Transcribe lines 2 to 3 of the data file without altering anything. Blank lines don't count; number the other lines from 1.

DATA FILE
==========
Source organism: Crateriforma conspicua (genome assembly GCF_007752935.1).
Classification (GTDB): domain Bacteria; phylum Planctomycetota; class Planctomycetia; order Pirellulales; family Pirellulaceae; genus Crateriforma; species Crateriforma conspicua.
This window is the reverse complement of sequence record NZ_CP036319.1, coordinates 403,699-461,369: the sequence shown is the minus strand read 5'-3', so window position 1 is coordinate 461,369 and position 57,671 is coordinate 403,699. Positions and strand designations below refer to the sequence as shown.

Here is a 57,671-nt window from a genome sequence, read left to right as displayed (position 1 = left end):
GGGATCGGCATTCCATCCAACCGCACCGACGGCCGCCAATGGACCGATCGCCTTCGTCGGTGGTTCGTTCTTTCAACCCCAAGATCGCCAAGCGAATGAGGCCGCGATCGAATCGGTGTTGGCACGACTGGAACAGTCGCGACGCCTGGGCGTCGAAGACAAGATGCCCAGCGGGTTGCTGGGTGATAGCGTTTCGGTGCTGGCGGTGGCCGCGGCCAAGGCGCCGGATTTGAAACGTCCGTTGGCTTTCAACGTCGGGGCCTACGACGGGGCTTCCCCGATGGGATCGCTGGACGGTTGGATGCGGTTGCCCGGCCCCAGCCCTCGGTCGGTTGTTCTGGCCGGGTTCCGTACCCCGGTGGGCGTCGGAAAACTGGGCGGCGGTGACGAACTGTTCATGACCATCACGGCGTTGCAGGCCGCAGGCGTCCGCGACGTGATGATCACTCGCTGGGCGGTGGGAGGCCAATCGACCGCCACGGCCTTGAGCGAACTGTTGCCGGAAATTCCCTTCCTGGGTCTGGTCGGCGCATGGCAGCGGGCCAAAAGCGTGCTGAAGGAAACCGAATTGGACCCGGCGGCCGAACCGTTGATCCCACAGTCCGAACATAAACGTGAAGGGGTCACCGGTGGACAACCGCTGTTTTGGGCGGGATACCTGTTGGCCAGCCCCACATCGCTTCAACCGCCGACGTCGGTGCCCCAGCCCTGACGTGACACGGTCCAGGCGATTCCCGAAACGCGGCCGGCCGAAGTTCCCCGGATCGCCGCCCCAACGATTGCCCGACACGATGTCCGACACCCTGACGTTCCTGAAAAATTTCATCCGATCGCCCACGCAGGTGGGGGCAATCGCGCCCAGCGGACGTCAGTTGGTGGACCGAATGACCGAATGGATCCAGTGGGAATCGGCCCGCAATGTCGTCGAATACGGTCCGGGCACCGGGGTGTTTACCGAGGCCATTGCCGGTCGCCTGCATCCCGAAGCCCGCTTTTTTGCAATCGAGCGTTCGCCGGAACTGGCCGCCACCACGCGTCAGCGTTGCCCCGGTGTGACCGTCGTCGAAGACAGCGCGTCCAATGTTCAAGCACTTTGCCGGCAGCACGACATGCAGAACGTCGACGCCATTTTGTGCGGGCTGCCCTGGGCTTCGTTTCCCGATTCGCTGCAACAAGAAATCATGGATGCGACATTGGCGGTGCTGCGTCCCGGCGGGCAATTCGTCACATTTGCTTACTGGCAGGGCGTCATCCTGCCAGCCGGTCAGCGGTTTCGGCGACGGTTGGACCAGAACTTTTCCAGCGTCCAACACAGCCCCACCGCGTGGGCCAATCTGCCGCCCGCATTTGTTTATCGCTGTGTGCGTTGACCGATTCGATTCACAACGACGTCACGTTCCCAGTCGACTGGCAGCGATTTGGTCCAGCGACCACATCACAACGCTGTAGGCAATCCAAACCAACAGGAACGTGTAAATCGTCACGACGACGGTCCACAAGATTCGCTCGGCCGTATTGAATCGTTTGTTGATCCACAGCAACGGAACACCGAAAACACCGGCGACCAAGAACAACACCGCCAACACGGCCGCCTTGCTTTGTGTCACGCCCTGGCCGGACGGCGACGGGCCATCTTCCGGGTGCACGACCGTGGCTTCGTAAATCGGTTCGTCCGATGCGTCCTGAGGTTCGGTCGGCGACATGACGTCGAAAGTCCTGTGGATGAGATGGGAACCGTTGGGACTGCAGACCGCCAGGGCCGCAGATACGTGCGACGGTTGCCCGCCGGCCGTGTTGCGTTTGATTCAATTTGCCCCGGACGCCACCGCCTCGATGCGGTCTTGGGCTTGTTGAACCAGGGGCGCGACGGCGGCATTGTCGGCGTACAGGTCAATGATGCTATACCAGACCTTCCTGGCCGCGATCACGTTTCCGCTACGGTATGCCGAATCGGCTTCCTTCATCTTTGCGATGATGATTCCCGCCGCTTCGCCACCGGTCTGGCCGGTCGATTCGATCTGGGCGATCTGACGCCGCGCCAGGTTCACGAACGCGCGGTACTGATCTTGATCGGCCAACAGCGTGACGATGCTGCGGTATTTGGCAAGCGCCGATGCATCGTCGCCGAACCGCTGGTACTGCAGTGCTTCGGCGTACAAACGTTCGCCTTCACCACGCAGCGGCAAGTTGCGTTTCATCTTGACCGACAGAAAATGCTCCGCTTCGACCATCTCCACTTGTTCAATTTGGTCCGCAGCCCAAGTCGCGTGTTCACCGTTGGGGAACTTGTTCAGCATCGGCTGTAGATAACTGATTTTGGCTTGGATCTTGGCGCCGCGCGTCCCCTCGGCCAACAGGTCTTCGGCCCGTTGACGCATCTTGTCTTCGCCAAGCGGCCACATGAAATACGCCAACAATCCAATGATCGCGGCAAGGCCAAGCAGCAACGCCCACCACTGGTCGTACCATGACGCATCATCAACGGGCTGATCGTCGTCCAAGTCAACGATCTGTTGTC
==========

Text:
Classification (GTDB): domain Bacteria; phylum Planctomycetota; class Planctomycetia; order Pirellulales; family Pirellulaceae; genus Crateriforma; species Crateriforma conspicua.
This window is the reverse complement of sequence record NZ_CP036319.1, coordinates 403,699-461,369: the sequence shown is the minus strand read 5'-3', so window position 1 is coordinate 461,369 and position 57,671 is coordinate 403,699. Positions and strand designations below refer to the sequence as shown.